Also included are methods that include receiving a request from a first user for at least one file; searching for a second user possessing a copy of the file; and determining if the downloading is a direct transaction or an indirect transaction. If the transaction is a direct transaction, the method includes charging the first user a fee for downloading the file, and compensating the second user with credit that may be redeemed for files or merchandise or other compensation. If the transaction is an indirect transaction, the method includes determining whether the first user has accumulated enough file credits to purchase the file, and if the first user has accumulated enough file credits, authorizing a download of said file and debiting an account associated with said first user for redeemed file credits, and compensating said second user with credit that may be redeemed for merchandise or other compensation, such as monetary compensation. According to example embodiments, the credit is not redeemable for files. These methods further include allowing said first user to download said file; and compensating at least one authorized licensor or content owner. These methods may include compensating at least one artist associated with the file. These methods may further include compensating the first user with credit.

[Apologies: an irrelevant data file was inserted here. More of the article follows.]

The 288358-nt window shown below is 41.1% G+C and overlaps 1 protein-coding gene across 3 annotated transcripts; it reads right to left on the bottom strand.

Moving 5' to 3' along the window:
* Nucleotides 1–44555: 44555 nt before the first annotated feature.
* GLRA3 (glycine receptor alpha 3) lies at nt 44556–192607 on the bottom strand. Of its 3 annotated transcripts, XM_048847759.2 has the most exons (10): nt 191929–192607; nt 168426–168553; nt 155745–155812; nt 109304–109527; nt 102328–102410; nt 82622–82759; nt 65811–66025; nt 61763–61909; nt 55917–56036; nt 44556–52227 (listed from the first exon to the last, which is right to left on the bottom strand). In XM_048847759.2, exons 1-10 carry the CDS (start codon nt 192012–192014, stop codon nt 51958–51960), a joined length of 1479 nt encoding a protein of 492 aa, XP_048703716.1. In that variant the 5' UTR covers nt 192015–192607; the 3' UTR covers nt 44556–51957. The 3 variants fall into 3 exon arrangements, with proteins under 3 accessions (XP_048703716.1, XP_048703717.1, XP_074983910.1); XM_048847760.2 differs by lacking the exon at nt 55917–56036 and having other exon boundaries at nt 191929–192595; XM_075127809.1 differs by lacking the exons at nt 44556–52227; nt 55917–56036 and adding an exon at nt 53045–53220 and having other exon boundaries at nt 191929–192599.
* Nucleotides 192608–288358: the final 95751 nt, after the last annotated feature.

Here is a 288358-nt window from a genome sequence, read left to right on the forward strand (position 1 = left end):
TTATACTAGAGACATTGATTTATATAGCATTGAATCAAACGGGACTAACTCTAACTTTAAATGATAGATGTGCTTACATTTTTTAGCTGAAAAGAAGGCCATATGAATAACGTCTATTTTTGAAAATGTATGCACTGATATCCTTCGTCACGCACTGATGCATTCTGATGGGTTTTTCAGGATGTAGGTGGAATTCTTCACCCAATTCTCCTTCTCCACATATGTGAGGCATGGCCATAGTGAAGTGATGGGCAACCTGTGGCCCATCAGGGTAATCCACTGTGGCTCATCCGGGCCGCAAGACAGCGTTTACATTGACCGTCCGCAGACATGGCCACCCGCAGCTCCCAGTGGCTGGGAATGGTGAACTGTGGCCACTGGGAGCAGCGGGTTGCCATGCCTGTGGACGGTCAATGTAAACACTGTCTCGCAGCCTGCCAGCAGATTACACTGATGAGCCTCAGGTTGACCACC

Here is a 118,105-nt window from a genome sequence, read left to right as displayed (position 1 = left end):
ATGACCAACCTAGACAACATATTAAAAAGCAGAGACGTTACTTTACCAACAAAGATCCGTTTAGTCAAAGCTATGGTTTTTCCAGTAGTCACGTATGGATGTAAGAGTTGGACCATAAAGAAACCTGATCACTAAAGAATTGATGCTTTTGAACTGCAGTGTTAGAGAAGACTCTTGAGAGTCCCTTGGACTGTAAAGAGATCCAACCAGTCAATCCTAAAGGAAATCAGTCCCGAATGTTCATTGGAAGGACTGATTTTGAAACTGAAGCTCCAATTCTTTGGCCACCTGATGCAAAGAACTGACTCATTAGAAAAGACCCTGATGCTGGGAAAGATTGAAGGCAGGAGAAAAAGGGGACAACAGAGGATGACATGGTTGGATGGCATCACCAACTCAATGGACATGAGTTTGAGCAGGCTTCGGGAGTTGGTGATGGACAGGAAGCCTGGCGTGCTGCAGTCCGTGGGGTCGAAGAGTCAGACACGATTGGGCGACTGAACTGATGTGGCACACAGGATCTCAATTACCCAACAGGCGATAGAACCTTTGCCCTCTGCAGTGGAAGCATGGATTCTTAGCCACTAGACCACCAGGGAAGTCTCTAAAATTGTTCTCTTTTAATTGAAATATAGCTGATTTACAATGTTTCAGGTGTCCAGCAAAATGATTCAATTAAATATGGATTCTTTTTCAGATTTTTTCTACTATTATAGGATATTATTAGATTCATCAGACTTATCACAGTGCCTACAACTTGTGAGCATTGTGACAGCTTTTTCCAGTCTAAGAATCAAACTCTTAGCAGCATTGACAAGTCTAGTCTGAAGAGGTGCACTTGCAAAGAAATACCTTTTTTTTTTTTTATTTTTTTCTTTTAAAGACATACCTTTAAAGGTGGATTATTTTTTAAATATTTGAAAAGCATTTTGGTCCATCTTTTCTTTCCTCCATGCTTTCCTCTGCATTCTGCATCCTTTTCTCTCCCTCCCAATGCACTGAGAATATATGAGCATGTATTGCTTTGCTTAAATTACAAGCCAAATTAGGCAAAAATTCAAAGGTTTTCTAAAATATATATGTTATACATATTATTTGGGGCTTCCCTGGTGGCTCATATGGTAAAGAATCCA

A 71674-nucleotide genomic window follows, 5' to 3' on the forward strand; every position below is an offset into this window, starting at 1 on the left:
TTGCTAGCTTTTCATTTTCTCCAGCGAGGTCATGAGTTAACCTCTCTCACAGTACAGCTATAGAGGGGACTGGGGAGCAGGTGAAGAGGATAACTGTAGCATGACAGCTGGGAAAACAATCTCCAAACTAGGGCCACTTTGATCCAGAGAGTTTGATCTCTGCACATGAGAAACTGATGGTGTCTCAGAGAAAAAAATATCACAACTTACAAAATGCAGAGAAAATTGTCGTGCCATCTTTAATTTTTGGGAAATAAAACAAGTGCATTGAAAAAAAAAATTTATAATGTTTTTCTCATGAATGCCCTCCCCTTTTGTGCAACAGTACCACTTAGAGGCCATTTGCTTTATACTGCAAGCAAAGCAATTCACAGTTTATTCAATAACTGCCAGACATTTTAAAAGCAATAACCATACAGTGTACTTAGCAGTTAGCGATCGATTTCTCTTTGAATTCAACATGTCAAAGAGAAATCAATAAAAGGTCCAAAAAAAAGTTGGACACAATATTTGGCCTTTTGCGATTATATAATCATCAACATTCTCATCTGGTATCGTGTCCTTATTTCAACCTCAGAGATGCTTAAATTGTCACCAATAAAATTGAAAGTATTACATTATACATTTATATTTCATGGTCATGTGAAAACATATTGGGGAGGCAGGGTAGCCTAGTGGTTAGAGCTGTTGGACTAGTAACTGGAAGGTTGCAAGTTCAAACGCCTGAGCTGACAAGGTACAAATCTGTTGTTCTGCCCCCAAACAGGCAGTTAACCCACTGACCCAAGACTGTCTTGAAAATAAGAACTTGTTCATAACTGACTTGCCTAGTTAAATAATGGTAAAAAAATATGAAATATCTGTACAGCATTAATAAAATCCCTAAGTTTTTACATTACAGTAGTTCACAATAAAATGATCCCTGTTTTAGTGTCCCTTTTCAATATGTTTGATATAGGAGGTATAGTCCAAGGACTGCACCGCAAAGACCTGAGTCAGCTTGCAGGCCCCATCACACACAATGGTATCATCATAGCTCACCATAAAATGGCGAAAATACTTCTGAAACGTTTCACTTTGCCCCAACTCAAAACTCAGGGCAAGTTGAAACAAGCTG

Such methods may also include registering at least one of the first and second users over a data communications network. Methods may further include accessing a database to determine if the file is an authorized file, and searching the database for a second user or premium content provider possessing a copy of the file. Further modifications and features of methods in accordance with example embodiments are provided herein.
The P2P service provider may take the form of a server coupled to a database with information of the files available from the members of the P2P network (i.e., uploading/downloading end users), which information may be updated for example, after each transaction. According to these embodiments, the P2P service provider may monitor exchanges between the members of the network, and ensure that only authorized files, such as files that have been sold or licensed to the P2P service may be exchanged between end users. Alternatively, the P2P service provider may not be coupled with a database, but is otherwise capable of obtaining such information from the end user's device.
The P2P service provider may maintain one or more lists of all authorized licensors and the file(s) and transactions associated with such licensor. By keeping track of all transactions involving a particular artist or owned by a particular content owner, the P2P service provider may ensure compensation of the content owners/label companies and/or artists for any file sharing transactions.